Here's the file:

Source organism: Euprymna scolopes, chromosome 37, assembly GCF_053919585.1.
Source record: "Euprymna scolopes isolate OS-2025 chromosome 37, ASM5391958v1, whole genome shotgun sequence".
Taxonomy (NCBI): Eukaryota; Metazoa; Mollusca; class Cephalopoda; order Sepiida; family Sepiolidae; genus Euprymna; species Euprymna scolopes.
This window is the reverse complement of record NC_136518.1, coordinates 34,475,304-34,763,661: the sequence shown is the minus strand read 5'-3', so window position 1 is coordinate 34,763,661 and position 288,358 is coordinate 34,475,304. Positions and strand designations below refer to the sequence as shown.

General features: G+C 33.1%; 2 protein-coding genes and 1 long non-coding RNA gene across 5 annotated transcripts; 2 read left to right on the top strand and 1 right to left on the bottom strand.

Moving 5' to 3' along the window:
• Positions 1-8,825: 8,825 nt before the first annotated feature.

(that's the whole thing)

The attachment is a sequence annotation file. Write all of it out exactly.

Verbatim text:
Source organism: Euprymna scolopes, chromosome 37, assembly GCF_053919585.1.
Source record: "Euprymna scolopes isolate OS-2025 chromosome 37, ASM5391958v1, whole genome shotgun sequence".
Taxonomy (NCBI): Eukaryota; Metazoa; Mollusca; class Cephalopoda; order Sepiida; family Sepiolidae; genus Euprymna; species Euprymna scolopes.
This window is the reverse complement of record NC_136518.1, coordinates 34,475,304-34,763,661: the sequence shown is the minus strand read 5'-3', so window position 1 is coordinate 34,763,661 and position 288,358 is coordinate 34,475,304. Positions and strand designations below refer to the sequence as shown.

General features: G+C 33.1%; 2 protein-coding genes and 1 long non-coding RNA gene across 5 annotated transcripts; 2 read left to right on the top strand and 1 right to left on the bottom strand.

Moving 5' to 3' along the window:
• Positions 1-8,825: 8,825 nt before the first annotated feature.